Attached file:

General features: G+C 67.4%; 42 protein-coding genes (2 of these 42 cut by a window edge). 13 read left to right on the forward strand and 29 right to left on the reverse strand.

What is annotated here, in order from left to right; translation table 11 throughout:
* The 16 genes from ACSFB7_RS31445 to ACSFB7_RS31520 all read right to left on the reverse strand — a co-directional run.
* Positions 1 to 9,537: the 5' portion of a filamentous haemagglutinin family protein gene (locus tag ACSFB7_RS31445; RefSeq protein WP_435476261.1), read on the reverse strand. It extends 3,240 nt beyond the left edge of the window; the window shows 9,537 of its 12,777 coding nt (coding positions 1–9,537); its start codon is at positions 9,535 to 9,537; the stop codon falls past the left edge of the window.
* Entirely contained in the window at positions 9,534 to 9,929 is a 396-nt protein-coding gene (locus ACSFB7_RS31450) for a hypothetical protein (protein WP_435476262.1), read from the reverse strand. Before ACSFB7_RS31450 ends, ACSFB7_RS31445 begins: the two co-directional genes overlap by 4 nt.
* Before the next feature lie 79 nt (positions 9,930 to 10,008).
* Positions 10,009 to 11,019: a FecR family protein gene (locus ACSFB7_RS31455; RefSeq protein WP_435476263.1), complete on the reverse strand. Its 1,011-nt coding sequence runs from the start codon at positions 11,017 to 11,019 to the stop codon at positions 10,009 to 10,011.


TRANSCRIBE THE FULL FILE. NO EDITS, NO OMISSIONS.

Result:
General features: G+C 67.4%; 42 protein-coding genes (2 of these 42 cut by a window edge). 13 read left to right on the forward strand and 29 right to left on the reverse strand.

What is annotated here, in order from left to right; translation table 11 throughout:
* The 16 genes from ACSFB7_RS31445 to ACSFB7_RS31520 all read right to left on the reverse strand — a co-directional run.
* Positions 1 to 9,537: the 5' portion of a filamentous haemagglutinin family protein gene (locus tag ACSFB7_RS31445; RefSeq protein WP_435476261.1), read on the reverse strand. It extends 3,240 nt beyond the left edge of the window; the window shows 9,537 of its 12,777 coding nt (coding positions 1–9,537); its start codon is at positions 9,535 to 9,537; the stop codon falls past the left edge of the window.
* Entirely contained in the window at positions 9,534 to 9,929 is a 396-nt protein-coding gene (locus ACSFB7_RS31450) for a hypothetical protein (protein WP_435476262.1), read from the reverse strand. Before ACSFB7_RS31450 ends, ACSFB7_RS31445 begins: the two co-directional genes overlap by 4 nt.
* Before the next feature lie 79 nt (positions 9,930 to 10,008).
* Positions 10,009 to 11,019: a FecR family protein gene (locus ACSFB7_RS31455; RefSeq protein WP_435476263.1), complete on the reverse strand. Its 1,011-nt coding sequence runs from the start codon at positions 11,017 to 11,019 to the stop codon at positions 10,009 to 10,011.